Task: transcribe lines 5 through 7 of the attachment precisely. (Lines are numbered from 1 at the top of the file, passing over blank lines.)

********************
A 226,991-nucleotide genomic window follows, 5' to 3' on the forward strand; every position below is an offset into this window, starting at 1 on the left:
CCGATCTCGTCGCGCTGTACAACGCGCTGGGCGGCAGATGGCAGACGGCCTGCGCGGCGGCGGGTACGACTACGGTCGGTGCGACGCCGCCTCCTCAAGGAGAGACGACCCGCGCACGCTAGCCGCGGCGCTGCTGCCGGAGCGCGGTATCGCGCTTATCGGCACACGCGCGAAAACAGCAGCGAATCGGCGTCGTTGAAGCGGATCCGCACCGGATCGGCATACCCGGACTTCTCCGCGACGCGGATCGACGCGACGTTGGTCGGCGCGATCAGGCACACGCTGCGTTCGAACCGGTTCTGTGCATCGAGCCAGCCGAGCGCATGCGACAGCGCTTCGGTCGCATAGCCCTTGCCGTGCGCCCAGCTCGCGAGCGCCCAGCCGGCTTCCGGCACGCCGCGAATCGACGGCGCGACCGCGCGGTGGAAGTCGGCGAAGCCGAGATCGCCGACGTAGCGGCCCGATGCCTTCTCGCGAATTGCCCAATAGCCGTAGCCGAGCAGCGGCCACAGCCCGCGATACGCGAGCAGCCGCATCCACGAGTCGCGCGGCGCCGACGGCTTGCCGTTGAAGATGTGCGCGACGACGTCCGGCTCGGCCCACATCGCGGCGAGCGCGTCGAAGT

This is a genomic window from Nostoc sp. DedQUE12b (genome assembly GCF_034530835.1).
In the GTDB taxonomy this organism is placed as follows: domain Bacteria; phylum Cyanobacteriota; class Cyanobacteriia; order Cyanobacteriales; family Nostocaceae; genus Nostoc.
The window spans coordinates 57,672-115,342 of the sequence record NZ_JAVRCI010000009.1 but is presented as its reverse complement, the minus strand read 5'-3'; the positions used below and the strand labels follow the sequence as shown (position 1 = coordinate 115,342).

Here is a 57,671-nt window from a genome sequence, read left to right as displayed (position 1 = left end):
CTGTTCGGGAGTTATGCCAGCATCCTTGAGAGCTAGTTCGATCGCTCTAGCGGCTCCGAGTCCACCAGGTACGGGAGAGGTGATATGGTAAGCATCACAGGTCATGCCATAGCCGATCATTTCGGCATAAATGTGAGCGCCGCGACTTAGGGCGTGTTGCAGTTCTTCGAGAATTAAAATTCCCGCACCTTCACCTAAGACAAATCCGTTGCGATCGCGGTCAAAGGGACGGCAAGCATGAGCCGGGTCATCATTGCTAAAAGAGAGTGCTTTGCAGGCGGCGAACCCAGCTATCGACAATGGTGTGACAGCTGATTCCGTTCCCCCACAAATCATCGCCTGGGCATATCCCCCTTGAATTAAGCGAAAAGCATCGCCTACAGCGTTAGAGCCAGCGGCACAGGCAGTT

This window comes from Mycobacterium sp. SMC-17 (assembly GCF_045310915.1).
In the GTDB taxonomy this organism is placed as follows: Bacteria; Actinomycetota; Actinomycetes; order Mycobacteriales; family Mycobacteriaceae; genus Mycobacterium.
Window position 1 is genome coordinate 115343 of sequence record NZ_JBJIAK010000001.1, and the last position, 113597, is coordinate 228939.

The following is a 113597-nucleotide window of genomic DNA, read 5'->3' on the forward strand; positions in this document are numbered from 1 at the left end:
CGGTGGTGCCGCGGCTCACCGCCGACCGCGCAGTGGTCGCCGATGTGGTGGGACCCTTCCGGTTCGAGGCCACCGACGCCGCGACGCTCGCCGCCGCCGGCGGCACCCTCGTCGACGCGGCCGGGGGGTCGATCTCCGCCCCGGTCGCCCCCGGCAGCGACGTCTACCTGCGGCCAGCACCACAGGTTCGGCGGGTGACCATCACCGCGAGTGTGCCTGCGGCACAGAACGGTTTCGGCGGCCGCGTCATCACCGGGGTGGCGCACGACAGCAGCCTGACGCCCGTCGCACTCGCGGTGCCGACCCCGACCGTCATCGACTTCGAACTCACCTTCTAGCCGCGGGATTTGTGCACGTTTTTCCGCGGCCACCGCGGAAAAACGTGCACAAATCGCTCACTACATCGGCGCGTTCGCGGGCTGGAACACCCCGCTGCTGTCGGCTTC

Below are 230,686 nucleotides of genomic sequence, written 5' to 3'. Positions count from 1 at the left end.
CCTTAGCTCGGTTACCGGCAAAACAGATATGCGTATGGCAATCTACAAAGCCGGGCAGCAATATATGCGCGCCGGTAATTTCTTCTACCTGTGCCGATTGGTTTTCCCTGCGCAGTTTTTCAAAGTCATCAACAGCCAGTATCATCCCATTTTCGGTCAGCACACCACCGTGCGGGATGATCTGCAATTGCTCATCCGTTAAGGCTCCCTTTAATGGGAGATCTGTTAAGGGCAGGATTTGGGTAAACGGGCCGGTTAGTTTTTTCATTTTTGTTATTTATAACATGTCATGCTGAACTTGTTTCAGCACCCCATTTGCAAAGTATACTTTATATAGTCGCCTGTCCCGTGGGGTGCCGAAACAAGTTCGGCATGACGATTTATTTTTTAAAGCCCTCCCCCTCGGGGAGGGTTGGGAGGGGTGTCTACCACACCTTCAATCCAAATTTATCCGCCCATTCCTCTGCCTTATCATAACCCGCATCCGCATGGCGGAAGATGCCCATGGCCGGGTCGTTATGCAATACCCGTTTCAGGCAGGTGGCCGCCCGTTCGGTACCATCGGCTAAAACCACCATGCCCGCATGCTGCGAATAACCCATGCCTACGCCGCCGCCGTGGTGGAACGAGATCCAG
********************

The window spans coordinates 57,672-115,342 of the sequence record NZ_JAVRCI010000009.1 but is presented as its reverse complement, the minus strand read 5'-3'; the positions used below and the strand labels follow the sequence as shown (position 1 = coordinate 115,342).

Here is a 57,671-nt window from a genome sequence, read left to right as displayed (position 1 = left end):
CTGTTCGGGAGTTATGCCAGCATCCTTGAGAGCTAGTTCGATCGCTCTAGCGGCTCCGAGTCCACCAGGTACGGGAGAGGTGATATGGTAAGCATCACAGGTCATGCCATAGCCGATCATTTCGGCATAAATGTGAGCGCCGCGACTTAGGGCGTGTTGCAGTTCTTCGAGAATTAAAATTCCCGCACCTTCACCTAAGACAAATCCGTTGCGATCGCGGTCAAAGGGACGGCAAGCATGAGCCGGGTCATCATTGCTAAAAGAGAGTGCTTTGCAGGCGGCGAACCCAGCTATCGACAATGGTGTGACAGCTGATTCCGTTCCCCCACAAATCATCGCCTGGGCATATCCCCCTTGAATTAAGCGAAAAGCATCGCCTACAGCGTTAGAGCCAGCGGCACAGGCAGTT